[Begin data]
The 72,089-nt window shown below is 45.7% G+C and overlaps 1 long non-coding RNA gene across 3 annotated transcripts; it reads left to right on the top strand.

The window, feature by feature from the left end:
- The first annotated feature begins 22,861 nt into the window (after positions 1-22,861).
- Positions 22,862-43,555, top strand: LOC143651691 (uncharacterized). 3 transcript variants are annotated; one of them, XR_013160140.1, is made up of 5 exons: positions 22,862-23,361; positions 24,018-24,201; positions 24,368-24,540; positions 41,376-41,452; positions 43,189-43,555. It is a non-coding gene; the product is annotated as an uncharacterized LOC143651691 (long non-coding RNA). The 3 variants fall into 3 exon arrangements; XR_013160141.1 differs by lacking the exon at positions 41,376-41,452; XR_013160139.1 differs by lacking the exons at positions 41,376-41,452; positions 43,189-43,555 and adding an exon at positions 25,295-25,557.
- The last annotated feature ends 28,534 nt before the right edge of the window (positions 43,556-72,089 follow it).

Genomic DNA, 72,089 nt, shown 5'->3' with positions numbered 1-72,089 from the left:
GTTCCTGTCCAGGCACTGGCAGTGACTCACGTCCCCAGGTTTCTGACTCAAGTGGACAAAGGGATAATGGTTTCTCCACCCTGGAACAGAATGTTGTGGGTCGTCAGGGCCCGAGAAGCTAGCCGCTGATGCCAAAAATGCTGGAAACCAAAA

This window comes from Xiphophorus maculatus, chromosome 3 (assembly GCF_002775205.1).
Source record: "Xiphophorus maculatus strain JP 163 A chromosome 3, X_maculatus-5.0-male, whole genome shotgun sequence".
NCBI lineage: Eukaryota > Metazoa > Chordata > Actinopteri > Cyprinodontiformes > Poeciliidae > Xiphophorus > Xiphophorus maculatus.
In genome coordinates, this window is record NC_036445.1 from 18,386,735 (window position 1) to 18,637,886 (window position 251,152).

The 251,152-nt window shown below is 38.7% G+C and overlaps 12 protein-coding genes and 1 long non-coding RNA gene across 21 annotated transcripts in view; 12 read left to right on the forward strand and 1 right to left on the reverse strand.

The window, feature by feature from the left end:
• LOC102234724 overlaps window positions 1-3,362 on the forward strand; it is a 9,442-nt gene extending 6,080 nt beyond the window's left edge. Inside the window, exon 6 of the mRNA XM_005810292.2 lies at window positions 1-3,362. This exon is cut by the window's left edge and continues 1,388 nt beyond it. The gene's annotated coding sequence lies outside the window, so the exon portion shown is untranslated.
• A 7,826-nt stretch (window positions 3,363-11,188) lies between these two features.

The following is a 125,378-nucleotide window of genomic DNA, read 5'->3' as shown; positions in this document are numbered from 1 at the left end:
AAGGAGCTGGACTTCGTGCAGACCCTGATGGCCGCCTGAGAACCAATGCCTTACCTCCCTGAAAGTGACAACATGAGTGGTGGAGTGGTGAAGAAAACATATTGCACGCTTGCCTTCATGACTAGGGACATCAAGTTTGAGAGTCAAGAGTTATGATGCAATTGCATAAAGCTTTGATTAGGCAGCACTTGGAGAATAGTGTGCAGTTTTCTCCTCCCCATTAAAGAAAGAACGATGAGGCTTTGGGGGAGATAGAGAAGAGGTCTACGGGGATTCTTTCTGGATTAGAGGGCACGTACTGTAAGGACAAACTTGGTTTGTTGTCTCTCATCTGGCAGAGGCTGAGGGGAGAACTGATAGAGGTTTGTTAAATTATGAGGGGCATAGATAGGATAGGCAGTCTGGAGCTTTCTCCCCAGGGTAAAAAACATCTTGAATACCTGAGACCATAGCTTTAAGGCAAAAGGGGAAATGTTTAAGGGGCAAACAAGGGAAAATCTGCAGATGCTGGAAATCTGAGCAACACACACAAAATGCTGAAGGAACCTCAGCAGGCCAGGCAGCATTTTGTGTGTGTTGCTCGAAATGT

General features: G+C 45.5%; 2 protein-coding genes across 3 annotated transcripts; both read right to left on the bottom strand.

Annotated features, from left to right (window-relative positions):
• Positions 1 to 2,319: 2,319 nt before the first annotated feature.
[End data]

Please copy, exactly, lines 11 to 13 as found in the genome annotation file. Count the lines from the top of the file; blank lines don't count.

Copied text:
In genome coordinates, this window is record NC_036445.1 from 18,386,735 (window position 1) to 18,637,886 (window position 251,152).

The 251,152-nt window shown below is 38.7% G+C and overlaps 12 protein-coding genes and 1 long non-coding RNA gene across 21 annotated transcripts in view; 12 read left to right on the forward strand and 1 right to left on the reverse strand.

The window, feature by feature from the left end: